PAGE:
Understanding this characteristic of the leader’s job is important because it reminds the sales professional that their solution is not being measured against competing providers but is being measured against all other possible investments. Therefore, sales professionals must demonstrate a level of ROI and strategic value that is competitive with all other possible uses of capital.
Sales professionals who understand this aspect of a purchasing decision are seen as credible because they demonstrate that they understand the way a C-suite executive makes a decision.
When contextualizing the value of the solution, it is critical for the sales professional to remember that the C-suite executive is focused on the future. Often the value of an investment is based on what can be expected in the next 18-36 months. Therefore, the sales professional is expected to enter the meeting with a fully formed hypothesis and point of view about how the solution fits into the future plans of the business.
It is important to remember that there are opportunities to ask questions during the C-suite meeting. However, earning that right means first showing the stakeholders that their major pain points have been understood. If the sales professional has properly demonstrated this understanding, then the stakeholders will likely be eager to engage in a conversation and answer questions because they will know that they are speaking with someone who can deliver results.
Lead the Way: Demonstrate the Authority to Deliver
Sales professionals must demonstrate the authority to marshal the resources of their organization. In some cases, the sales professional will address this challenge by bringing a C-level executive from their organization to the meeting.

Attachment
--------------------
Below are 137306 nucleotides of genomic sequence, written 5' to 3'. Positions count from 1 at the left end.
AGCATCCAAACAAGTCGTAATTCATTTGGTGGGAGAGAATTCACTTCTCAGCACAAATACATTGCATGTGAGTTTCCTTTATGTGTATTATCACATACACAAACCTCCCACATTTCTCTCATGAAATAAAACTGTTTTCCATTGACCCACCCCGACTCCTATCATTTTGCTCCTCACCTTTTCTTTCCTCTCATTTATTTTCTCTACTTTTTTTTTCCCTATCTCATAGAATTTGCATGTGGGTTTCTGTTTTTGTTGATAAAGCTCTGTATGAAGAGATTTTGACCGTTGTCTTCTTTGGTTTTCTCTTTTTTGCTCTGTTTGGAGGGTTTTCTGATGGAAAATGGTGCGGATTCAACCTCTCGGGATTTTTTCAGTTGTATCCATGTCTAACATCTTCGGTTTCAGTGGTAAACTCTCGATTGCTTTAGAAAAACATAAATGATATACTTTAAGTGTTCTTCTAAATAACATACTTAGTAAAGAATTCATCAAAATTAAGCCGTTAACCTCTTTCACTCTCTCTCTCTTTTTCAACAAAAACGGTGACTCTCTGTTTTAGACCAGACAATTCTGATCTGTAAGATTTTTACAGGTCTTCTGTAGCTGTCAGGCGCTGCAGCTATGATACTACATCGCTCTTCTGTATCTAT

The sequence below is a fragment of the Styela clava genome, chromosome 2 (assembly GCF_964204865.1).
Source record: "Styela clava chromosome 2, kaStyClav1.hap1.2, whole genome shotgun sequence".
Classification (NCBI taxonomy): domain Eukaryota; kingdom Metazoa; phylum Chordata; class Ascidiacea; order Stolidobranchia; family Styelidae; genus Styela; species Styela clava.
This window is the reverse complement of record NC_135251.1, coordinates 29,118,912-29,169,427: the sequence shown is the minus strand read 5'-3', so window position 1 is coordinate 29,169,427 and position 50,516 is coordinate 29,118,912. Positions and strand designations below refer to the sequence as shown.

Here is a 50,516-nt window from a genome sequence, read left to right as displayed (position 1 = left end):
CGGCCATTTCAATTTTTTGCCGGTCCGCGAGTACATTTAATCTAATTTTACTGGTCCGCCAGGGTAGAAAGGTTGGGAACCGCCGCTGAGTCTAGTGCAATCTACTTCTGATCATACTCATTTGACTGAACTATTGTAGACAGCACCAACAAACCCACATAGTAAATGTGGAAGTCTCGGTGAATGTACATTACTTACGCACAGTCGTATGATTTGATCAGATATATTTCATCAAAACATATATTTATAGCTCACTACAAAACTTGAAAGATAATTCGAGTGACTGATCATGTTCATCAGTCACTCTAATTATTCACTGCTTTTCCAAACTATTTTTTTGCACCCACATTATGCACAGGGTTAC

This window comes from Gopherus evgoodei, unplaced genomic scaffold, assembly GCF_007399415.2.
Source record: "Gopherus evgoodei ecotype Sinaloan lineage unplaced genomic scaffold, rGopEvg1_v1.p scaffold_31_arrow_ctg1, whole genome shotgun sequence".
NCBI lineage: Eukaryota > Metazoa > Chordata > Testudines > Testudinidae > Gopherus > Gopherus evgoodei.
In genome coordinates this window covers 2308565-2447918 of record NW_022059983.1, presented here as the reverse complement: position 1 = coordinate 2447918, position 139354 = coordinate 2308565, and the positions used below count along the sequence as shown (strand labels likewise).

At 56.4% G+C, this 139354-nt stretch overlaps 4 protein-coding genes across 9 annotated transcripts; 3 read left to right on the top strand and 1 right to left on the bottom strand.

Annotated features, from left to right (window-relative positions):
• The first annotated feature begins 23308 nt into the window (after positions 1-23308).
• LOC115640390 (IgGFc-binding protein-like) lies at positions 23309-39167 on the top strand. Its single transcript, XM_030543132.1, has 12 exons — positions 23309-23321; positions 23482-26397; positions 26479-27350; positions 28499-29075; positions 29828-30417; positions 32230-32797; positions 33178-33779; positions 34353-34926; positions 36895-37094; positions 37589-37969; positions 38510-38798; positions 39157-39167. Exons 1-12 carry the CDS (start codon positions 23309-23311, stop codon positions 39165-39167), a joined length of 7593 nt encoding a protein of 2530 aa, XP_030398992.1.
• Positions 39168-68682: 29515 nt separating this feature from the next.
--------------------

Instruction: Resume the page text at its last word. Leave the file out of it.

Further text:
This approach can be effective; however, in many cases, it is ineffective because too often the mere presence of another C-level executive is not enough to compel the C-level stakeholder in the buying organization. Including a C-level team member from the selling organization means having a very specific and clear reason for their presence that rises above their title. The executive must be able to bring value that would otherwise not be possible without their involvement.
In most sales settings, a well-prepared sales professional can do the job alone by clearly mapping how the solution can be implemented and vocalizing their commitment to driving results. They must explain how each stage of the solution will work, how and when they will implement the components, and what kind of sustainment measures they will need to put in place. The sales professional will lose the stakeholder’s confidence if they hedge their responses by explaining that they will need to verify the details of their answers after the meeting.
The sales professional’s power and authority are increasingly important today as solutions become more complex. The solution — much like a tool — is only as effective as those who wield it. In fact, if the sales professional has been successful in satisfying the two questions above, then the C-level executive will be eager to know that the seller will be involved with implementation after the purchase.
Sell to the C-Suite with Confidence
The success or failure of C-suite sales meetings is determined before the door opens.
The sales professional must be able to establish their credibility by proving that they understand the C-level executive’s business, have a relevant solution, and have the authority to manage the implementation and leverage the selling organization’s resources for the customer’s benefit.
Satisfying these three requirements demands a higher level of preparation.
Get industry insights and stay up to date, subscribe to our newsletter.
Joining our community gives you access to weekly thought leadership to help guide your planning for a training initiative, inform your sales strategy, and most importantly, improve your team's performance.